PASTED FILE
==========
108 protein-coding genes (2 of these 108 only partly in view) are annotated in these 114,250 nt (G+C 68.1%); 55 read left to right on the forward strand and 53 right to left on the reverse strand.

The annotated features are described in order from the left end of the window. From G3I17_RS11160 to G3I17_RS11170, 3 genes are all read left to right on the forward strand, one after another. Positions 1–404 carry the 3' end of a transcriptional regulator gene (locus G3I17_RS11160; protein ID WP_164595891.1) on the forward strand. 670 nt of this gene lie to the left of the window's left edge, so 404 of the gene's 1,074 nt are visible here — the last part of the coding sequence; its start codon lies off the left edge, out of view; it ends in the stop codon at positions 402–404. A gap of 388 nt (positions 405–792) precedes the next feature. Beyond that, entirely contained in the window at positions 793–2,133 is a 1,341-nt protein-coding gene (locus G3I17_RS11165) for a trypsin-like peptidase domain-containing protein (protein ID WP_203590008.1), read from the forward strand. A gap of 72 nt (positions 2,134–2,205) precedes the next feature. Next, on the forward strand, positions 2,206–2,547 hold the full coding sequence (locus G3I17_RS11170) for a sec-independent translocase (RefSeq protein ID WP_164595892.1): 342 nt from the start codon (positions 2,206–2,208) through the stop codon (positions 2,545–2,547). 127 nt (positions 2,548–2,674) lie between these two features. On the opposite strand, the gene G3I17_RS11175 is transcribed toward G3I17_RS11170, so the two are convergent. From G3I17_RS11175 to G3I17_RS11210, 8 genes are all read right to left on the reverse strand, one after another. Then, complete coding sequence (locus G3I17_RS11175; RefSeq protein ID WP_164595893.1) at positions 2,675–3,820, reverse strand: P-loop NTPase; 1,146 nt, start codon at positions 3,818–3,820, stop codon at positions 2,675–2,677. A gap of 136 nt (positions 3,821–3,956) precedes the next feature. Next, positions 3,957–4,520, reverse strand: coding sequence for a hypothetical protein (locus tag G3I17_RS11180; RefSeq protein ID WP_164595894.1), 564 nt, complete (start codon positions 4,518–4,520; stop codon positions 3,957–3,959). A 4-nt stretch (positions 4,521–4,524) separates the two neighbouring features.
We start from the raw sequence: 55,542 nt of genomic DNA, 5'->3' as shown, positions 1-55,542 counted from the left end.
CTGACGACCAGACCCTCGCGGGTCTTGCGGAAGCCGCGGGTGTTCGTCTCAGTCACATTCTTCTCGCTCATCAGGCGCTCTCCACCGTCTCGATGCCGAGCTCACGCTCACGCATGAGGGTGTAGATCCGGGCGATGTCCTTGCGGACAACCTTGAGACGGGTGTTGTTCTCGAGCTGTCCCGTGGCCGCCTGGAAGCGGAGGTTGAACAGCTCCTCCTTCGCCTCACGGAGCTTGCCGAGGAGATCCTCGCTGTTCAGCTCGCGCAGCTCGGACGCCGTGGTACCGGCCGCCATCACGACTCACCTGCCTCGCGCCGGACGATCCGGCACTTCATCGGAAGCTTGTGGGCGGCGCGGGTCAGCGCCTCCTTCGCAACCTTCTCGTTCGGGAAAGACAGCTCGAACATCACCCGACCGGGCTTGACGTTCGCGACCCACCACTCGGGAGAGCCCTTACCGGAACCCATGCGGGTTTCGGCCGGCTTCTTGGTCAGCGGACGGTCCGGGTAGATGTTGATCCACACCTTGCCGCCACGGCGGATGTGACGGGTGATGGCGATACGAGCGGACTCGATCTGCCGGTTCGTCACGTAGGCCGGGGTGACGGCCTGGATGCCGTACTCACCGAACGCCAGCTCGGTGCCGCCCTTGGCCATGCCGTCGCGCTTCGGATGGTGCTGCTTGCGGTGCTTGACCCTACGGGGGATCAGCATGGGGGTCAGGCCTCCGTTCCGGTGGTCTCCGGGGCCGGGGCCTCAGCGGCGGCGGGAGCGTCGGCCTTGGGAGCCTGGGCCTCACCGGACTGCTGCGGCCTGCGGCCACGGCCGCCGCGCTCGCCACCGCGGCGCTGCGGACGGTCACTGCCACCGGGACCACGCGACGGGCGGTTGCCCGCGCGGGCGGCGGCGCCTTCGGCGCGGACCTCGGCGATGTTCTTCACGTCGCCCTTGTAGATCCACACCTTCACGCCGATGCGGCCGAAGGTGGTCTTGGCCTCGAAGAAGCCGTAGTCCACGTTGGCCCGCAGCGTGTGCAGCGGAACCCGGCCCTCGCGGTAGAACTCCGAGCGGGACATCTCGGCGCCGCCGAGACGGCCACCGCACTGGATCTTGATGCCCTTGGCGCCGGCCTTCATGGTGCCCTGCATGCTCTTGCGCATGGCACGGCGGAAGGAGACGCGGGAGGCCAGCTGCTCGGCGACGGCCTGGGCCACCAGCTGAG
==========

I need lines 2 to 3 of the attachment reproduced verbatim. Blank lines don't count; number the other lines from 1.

The annotated features are described in order from the left end of the window. From G3I17_RS11160 to G3I17_RS11170, 3 genes are all read left to right on the forward strand, one after another. Positions 1–404 carry the 3' end of a transcriptional regulator gene (locus G3I17_RS11160; protein ID WP_164595891.1) on the forward strand. 670 nt of this gene lie to the left of the window's left edge, so 404 of the gene's 1,074 nt are visible here — the last part of the coding sequence; its start codon lies off the left edge, out of view; it ends in the stop codon at positions 402–404. A gap of 388 nt (positions 405–792) precedes the next feature. Beyond that, entirely contained in the window at positions 793–2,133 is a 1,341-nt protein-coding gene (locus G3I17_RS11165) for a trypsin-like peptidase domain-containing protein (protein ID WP_203590008.1), read from the forward strand. A gap of 72 nt (positions 2,134–2,205) precedes the next feature. Next, on the forward strand, positions 2,206–2,547 hold the full coding sequence (locus G3I17_RS11170) for a sec-independent translocase (RefSeq protein ID WP_164595892.1): 342 nt from the start codon (positions 2,206–2,208) through the stop codon (positions 2,545–2,547). 127 nt (positions 2,548–2,674) lie between these two features. On the opposite strand, the gene G3I17_RS11175 is transcribed toward G3I17_RS11170, so the two are convergent. From G3I17_RS11175 to G3I17_RS11210, 8 genes are all read right to left on the reverse strand, one after another. Then, complete coding sequence (locus G3I17_RS11175; RefSeq protein ID WP_164595893.1) at positions 2,675–3,820, reverse strand: P-loop NTPase; 1,146 nt, start codon at positions 3,818–3,820, stop codon at positions 2,675–2,677. A gap of 136 nt (positions 3,821–3,956) precedes the next feature. Next, positions 3,957–4,520, reverse strand: coding sequence for a hypothetical protein (locus tag G3I17_RS11180; RefSeq protein ID WP_164595894.1), 564 nt, complete (start codon positions 4,518–4,520; stop codon positions 3,957–3,959). A 4-nt stretch (positions 4,521–4,524) separates the two neighbouring features.
We start from the raw sequence: 55,542 nt of genomic DNA, 5'->3' as shown, positions 1-55,542 counted from the left end.